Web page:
Well, it’s been an interesting two days. It wasn’t cancer after all, and something the surgeon was happy to remove in his office, giving me a good prognosis even without the biopsy results back yet. He en expressed courteous surprise that I am actually 50 (goes to show how sunblock keeps you looking young, he remarked).
We chatted about the pictures lining the walls, which showed the good doctor (who looks to be about seventy) rock climbing, parachuting, and base jumping. We talked about the magic three days required to learn to snowboard, and he assured me as he checked my back (for anything scary looking, as he put it) that in his opinion I would not even need to check in with him every year – every 5-10 will be fine and in the meantime I knew what to look for, and what to do.
During the procedure, which I did not feel but felt/heard from the inside as he applied scalpel and cauterization, I marveled at how he should seem so active with his hands and tools, and I not feel anything though I could tell of course that a lot was happening, and was glad for the rapidity of local anesthetic’s effect.
As he worked, he asked me what I did in life (and that’s what he said, what did I do “in life”, and not, what did I do for a living), and I gave two answers and he asked me a few follow up questions about both. What do you write about, he asked, and I said without irony that I tended toward horror fiction, then reassured him that as a horror writer I was particularly pleased to be having this procedure in Exam Room 13, on Friday the 13th (with a full moon yet!) . Oh I wondered if you noticed that, he remarked.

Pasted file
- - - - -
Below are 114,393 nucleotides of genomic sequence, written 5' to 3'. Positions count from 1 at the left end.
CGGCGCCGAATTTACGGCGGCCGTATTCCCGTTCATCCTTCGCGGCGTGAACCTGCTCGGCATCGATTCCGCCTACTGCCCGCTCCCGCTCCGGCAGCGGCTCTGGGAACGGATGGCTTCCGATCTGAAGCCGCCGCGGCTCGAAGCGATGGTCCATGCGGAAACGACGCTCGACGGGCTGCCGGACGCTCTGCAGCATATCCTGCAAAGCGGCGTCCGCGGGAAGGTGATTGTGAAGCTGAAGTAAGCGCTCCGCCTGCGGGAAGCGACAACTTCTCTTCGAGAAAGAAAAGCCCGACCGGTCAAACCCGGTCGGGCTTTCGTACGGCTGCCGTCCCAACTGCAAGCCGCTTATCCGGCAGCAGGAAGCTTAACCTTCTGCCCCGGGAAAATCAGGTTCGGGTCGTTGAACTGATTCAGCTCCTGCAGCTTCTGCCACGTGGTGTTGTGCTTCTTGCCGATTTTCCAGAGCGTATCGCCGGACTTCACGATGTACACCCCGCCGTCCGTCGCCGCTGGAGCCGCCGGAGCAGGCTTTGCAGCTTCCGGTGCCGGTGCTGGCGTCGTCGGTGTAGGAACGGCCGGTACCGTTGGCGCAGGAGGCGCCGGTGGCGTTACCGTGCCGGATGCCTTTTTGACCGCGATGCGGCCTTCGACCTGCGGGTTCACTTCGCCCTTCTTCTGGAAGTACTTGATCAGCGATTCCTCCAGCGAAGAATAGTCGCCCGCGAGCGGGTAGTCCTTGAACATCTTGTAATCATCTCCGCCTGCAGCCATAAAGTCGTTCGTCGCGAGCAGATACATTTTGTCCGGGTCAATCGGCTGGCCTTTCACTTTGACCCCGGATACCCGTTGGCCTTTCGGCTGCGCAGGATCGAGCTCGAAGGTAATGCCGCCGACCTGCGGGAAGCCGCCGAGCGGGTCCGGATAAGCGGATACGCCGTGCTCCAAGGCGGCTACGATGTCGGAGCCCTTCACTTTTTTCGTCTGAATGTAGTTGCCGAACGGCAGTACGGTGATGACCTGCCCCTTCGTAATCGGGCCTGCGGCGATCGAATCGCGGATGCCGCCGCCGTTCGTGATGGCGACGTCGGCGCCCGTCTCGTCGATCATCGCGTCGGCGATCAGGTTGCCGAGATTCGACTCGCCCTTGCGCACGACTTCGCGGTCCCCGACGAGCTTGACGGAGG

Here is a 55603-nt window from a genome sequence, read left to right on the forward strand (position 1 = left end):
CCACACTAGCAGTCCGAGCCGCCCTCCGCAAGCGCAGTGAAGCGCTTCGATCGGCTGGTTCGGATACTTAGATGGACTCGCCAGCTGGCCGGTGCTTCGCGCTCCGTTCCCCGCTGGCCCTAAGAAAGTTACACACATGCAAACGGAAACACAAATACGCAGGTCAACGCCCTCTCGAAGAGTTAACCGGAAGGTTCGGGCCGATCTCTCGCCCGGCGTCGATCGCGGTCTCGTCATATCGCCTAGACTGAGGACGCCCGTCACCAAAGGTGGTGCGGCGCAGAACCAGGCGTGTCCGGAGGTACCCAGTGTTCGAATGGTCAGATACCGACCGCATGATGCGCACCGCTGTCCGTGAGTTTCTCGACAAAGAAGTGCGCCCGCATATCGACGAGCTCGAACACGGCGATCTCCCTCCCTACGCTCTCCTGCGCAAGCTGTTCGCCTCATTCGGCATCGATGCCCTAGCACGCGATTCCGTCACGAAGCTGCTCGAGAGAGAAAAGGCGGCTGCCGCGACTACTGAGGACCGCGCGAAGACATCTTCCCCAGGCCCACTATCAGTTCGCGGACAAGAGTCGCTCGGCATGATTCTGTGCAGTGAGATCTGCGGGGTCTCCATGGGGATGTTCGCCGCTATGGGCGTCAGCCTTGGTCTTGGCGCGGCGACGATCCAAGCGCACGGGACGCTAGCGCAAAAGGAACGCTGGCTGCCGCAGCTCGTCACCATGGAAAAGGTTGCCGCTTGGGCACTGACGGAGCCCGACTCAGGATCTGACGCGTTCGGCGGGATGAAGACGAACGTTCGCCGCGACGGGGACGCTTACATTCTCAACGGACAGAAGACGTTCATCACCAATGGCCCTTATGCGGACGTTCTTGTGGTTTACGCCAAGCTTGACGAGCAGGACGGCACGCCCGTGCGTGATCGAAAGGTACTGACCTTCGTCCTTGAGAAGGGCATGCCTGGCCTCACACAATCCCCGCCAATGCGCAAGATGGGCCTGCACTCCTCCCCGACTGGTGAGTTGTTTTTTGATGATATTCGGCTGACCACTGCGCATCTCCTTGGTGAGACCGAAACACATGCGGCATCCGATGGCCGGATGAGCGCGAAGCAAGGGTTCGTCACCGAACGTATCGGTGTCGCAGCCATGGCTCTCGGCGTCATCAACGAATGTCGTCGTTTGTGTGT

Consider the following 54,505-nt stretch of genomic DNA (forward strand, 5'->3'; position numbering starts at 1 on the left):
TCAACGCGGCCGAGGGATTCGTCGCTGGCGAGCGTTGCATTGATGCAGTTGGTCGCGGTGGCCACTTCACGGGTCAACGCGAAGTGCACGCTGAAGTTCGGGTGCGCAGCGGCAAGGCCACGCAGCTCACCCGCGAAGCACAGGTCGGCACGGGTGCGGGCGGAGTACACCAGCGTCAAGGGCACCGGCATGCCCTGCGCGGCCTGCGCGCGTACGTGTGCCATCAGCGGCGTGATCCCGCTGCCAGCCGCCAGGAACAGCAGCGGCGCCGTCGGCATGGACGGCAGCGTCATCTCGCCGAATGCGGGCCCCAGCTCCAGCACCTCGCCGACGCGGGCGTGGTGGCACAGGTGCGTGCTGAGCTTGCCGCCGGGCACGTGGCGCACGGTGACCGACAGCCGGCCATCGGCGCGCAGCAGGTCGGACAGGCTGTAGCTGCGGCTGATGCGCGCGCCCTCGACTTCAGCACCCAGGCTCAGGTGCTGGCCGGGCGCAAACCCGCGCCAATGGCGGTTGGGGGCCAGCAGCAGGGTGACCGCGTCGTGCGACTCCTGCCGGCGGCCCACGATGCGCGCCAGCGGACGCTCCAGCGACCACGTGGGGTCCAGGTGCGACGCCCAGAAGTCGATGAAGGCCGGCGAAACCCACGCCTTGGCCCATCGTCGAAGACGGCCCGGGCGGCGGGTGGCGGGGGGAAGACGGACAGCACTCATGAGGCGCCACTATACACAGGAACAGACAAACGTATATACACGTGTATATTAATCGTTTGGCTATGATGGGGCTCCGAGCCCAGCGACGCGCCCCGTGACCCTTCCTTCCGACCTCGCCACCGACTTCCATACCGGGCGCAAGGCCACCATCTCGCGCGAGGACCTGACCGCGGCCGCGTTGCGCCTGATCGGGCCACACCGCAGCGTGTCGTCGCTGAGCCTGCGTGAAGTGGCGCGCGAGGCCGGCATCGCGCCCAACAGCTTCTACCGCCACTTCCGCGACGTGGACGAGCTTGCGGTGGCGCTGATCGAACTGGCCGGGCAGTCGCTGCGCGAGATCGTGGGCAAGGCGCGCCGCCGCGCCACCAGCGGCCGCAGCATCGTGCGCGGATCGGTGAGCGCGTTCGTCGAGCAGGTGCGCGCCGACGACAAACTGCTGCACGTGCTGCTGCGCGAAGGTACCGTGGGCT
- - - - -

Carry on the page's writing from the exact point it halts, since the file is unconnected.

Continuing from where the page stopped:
I am glad, because of the cool if obvious horror symmetry, but glad also because of the happy coincidence that 13 has always been my lucky number, and Friday the 13th my favorite day, ever since I won a tri-state writing competition on a Friday the 13th when I was a senior in high school. Our entries were judged on a blind basis, the names and genders and home states of the thirteen finalists undetectable behind our entry numbers, and my entry number of course was 13.
When I won first place after the relief/agony of losing third and second place, I’ll never forget the happy surprise on mom and dad’s faces, as they turned to me and looked at me scootch out of the aisle past all the knees and congratulatory hands reaching for me, patting me in my simple red cotton t-shirt dress with the cap sleeves and white contrast trim and tie belt, which I’d pulled over my head in the backseat of the car, then removed my softball uniform, on the way to the awards ceremony, which took place 30 miles away from 30 minutes after the end of my regional softball tournament game, where I struck out eleven batters and walked three.